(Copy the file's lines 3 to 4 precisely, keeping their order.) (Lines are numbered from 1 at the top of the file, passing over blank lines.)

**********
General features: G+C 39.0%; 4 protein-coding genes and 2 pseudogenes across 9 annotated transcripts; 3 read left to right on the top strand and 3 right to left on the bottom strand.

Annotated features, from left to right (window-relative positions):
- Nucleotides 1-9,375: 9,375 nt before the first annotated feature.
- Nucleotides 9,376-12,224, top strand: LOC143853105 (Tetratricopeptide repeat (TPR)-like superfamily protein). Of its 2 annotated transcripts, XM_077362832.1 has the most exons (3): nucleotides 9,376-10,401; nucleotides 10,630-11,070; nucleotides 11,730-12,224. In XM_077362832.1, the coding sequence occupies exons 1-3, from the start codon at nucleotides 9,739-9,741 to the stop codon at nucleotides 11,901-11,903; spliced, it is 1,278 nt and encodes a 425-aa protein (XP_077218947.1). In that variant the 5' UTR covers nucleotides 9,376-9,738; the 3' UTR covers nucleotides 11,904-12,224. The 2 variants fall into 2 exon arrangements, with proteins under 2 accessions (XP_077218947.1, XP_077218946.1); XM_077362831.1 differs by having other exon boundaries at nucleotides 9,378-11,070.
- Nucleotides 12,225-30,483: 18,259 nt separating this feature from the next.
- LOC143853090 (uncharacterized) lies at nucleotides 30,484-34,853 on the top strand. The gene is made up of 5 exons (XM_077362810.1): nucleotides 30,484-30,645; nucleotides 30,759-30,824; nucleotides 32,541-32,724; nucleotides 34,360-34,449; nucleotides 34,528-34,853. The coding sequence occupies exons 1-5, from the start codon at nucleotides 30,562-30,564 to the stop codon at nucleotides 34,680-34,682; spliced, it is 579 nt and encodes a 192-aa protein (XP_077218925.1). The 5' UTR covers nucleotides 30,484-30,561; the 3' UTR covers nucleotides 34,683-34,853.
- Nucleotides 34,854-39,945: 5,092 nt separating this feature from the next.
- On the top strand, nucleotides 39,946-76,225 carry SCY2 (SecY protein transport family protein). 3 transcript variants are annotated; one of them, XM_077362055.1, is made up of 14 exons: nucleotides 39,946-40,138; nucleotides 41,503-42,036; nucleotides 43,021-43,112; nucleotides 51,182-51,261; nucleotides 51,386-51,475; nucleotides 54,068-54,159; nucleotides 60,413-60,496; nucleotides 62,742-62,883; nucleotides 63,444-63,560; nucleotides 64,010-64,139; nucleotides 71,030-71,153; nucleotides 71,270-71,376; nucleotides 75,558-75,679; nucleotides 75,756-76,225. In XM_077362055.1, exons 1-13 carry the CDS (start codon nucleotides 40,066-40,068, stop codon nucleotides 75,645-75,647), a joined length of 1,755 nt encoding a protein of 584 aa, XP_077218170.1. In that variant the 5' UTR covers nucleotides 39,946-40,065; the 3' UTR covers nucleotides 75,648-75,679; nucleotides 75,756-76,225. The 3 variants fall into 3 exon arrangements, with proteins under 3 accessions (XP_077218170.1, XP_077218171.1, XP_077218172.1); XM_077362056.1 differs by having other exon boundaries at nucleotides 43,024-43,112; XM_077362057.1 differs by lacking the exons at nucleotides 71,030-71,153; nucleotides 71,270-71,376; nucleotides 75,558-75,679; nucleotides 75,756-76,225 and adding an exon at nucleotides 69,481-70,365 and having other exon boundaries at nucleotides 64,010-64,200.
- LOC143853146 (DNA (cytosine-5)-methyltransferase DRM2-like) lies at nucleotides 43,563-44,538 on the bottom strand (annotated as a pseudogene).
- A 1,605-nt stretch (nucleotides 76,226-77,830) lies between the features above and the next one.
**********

- Nucleotides 1-9,375: 9,375 nt before the first annotated feature.
- Nucleotides 9,376-12,224, top strand: LOC143853105 (Tetratricopeptide repeat (TPR)-like superfamily protein). Of its 2 annotated transcripts, XM_077362832.1 has the most exons (3): nucleotides 9,376-10,401; nucleotides 10,630-11,070; nucleotides 11,730-12,224. In XM_077362832.1, the coding sequence occupies exons 1-3, from the start codon at nucleotides 9,739-9,741 to the stop codon at nucleotides 11,901-11,903; spliced, it is 1,278 nt and encodes a 425-aa protein (XP_077218947.1). In that variant the 5' UTR covers nucleotides 9,376-9,738; the 3' UTR covers nucleotides 11,904-12,224. The 2 variants fall into 2 exon arrangements, with proteins under 2 accessions (XP_077218947.1, XP_077218946.1); XM_077362831.1 differs by having other exon boundaries at nucleotides 9,378-11,070.